Developmental coordination disorder is a common type of disorder that occurs during childhood and eventually leads to the improper development of coordination, thus causing the patient to become clumsy1. This disorder can develop during childhood and last throughout a patient’s life.
6% of all children have been observed to have some form of disorder leading to developmental coordination problems. Some of the signs or symptoms that these children might show include:
- Having trouble in holding objecting with a steady grip
- Tripping over their own feet, without the presence of an obstacle.
- Running into other children without being able to stop themselves
- Having an unsteady style of walking
It has been seen that developmental coordination disorder may either exist in a patient independently, or in combination with various other disorders of learning which may include disorders associated with communication or with written expression.
Characteristics of Children With Developmental Coordination Disorder
There is wide range of dysfunctions portrayed by children having development coordination disorders. All these dysfunctions can be classified into three main groups, namely gross motor, fine motor and psychosocial dysfunctions2.
- Gross motor: There are various neurological soft signs portrayed by patients of development coordination disorders. These include hyptonia, immature balance reactions and the act of retaining some primitive reflexes. These signs may interfere with the development of the gross motor system. Another common finding among these children is that they have a strange and distinct manner of running, they tend to fall frequently, they may be seen handling items and objects clumsily, dropping them often, they may face difficulty in imitating various positions of the body and they may also find it difficult to follow 2 to 3 steps motor commands. Due to all these reasons, these children are often weak at sporting activities and events. Because of the lack of participation in sports, their muscle force and tone automatically decreases over time.
- Fine Motor: One of the very first identifiable signs of developmental coordination disorder associated with a fine motor defect is the difficulty of a patient in handwriting and drawing. This is also the most frequently mentioned of all problems experienced by children with development coordination disorders. Patients with DCD have difficulty in executing as well as planning different fine motor skills which include dressing, or gripping objects.
- Psychosocial: The various signs portrayed by children suffering from developmental coordination disorders are not only restricted to those of fine and gross motor systems. There are a number of psychosocial problems faced by these children as well. There are different reading and learning disabilities associated with the disorder that risk lowering the intelligence level of the child at school. These children might be proactive but their means of communication or gaining recognition may not be entirely desirable socially, which usually makes them the class clown. Adults suffering from developmental coordination disorders generally have a small number of friends and also frequently experience feelings of low confidence and self esteem. They also tend to be rather anxious at all times.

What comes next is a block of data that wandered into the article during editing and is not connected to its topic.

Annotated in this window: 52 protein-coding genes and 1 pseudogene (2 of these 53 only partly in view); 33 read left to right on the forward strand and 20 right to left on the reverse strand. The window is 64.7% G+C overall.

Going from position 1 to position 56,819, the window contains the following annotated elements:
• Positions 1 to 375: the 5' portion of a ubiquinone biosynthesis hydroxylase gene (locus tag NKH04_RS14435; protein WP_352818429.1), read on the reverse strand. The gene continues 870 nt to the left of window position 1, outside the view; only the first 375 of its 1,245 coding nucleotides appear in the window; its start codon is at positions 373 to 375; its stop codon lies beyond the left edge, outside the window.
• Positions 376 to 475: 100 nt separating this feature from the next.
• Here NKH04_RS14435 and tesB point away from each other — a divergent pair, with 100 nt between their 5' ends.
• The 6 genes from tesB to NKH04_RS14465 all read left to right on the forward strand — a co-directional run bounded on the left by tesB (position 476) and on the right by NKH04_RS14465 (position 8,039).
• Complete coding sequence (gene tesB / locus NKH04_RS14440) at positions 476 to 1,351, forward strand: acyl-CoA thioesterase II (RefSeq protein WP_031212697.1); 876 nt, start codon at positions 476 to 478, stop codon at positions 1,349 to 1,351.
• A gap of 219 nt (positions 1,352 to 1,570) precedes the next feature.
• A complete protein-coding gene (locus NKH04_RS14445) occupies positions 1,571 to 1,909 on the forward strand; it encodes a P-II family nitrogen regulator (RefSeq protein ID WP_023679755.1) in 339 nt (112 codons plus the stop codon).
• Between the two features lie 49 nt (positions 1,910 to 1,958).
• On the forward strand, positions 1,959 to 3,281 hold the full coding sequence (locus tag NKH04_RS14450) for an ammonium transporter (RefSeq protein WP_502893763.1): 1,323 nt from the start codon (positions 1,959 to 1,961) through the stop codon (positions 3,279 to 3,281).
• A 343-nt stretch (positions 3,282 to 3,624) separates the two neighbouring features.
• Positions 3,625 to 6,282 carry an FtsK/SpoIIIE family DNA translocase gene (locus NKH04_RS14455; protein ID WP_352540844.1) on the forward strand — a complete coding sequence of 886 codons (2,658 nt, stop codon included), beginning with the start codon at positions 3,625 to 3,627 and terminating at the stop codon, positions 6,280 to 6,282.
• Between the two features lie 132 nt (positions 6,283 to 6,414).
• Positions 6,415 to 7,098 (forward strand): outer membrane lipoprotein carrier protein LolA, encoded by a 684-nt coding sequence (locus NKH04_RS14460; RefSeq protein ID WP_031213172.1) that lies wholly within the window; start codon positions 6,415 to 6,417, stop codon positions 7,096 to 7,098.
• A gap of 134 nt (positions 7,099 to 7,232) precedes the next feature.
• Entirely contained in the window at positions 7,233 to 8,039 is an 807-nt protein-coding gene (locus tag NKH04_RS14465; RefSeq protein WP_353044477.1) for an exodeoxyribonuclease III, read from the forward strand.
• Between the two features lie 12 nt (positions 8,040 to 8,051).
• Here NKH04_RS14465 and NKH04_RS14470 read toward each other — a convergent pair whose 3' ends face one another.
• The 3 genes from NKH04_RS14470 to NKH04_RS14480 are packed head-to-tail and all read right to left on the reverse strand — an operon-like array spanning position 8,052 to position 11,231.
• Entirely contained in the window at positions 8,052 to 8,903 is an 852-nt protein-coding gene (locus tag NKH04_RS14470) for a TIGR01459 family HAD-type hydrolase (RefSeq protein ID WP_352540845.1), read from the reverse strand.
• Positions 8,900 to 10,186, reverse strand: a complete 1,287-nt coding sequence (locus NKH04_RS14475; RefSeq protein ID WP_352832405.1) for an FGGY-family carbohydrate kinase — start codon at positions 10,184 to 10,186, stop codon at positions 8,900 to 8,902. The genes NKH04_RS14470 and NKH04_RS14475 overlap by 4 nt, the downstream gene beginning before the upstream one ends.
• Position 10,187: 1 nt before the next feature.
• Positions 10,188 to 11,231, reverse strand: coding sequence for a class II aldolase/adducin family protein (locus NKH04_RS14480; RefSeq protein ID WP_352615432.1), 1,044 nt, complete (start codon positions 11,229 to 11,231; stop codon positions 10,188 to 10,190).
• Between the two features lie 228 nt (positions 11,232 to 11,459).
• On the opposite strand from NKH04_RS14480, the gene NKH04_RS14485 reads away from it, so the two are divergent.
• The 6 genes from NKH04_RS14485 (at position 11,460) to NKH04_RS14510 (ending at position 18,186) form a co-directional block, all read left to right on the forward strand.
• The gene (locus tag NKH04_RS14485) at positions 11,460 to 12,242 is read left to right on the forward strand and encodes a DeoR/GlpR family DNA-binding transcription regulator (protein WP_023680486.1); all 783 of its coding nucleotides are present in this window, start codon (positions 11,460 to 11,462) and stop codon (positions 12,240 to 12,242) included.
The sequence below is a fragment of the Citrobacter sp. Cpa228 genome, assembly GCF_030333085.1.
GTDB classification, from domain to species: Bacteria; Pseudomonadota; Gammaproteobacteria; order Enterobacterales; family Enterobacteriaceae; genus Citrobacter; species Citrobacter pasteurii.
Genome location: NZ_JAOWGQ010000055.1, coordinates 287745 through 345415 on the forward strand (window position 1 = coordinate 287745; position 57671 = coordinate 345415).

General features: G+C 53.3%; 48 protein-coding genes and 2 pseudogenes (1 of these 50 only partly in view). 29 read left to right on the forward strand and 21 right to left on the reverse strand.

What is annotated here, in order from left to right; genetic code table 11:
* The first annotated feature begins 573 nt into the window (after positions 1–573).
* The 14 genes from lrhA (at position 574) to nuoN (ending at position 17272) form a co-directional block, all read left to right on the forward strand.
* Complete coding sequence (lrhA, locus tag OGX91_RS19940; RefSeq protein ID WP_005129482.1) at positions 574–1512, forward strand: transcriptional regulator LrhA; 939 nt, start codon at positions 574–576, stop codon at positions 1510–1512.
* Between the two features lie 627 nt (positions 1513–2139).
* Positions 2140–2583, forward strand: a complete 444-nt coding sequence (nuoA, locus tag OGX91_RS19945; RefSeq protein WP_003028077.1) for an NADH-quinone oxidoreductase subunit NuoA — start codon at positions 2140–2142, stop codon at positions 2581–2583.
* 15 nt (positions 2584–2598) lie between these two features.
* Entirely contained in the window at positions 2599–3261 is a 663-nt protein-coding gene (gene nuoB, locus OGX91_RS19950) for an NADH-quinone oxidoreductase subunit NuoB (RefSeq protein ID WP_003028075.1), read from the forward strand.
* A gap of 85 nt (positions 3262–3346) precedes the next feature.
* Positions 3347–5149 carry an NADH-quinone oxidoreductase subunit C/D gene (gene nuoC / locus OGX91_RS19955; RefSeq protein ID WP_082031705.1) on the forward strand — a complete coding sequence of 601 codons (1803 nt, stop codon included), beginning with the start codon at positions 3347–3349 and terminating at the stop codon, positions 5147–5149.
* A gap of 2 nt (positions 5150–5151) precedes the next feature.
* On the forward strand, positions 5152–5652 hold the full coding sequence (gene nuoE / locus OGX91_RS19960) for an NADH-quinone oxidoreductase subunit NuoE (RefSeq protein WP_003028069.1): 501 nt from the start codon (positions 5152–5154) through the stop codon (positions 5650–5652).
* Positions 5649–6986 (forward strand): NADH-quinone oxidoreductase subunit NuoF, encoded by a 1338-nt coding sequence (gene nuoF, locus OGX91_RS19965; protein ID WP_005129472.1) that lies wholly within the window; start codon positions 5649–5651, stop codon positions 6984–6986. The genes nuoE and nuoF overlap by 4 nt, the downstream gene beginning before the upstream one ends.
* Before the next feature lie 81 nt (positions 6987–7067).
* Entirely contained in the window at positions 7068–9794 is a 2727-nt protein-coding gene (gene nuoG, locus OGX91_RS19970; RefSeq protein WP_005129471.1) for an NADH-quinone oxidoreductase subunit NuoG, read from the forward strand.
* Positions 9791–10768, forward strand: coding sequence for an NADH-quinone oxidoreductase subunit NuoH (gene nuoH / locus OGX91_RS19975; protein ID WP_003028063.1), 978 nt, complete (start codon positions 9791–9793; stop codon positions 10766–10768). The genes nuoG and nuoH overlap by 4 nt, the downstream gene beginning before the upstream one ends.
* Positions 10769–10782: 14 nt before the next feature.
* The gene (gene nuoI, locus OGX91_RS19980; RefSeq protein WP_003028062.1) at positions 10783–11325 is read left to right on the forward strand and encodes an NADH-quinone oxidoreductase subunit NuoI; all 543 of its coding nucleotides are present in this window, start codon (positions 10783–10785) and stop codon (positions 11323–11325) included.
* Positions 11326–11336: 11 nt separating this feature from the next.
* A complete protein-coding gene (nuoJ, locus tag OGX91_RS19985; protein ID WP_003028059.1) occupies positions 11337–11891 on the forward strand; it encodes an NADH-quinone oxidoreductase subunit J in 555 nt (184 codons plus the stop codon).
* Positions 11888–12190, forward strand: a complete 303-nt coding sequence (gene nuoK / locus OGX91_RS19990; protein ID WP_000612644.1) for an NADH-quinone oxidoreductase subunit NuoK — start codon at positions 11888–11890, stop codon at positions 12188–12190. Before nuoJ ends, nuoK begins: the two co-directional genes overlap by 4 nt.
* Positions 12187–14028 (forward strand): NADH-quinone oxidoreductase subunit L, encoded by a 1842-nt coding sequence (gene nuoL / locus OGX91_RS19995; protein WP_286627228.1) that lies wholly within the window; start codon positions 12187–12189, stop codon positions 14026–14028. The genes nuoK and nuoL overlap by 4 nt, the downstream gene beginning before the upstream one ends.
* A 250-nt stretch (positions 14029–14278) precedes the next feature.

Previously, all parents whose children suffered from developmental coordination disorders were reassured that the problem will eventually diminish with age and the clumsiness was something not to worry about. Recent researches and studies however, have proved otherwise. It has been seen that children with DCD may never outgrow the clumsiness and other signs associated with the disorder. Without any special medical attention and intervention, there are chances that the child will not improve even after growing up.
Exams and Tests
All other forms of learning disabilities as well as physical causes that may lead to these disabilities should essentially be ruled out prior to the preparation of a diagnosis and confirmation of the disorder in a child.
Physical education a treatment called “perceptual motor training: are the most ideal ways to treat developmental coordination disorder. Using a computer, rather than writing down notes might help children who may have trouble with writing.
Children with this condition are 3 times more likely to be over weight than most other children of similar age. Encouraging any sort of physical activity is a very important way to help prevent obesity.
Outlook and Prognosis:
The severity of the disorder will determine how well a child ill do. The disorder does not tend to worsen over time but it does usually continue into adulthood. The Diagnostic and Statistical Manual of Mental Disorders is including Developmental Coordination Disorder in its 5th Proposed Revision.
Problems with learning
A Low self-esteem due to poor sporting ability and being targeted by other chidlren
Repeated falls and injuries
Weight gain due to lack of exercise
Families who have children that are affected by developmental coordination disorder should try to recognize the problem early and have it treated. Early treatment most likely leads to future success.
2 “Developmental Disabilities”: Neurology in Clinical Practice. 5th edition. Butterworth-Heinemann; Ross G, Fenichel GM, Bradley WG, Nass R, Daroff RB, Jankovic J.
3 The Diagnostic and Statistical Manual of Mental Disorders-Proposed Fifth Revision by the American Psychiatry Association.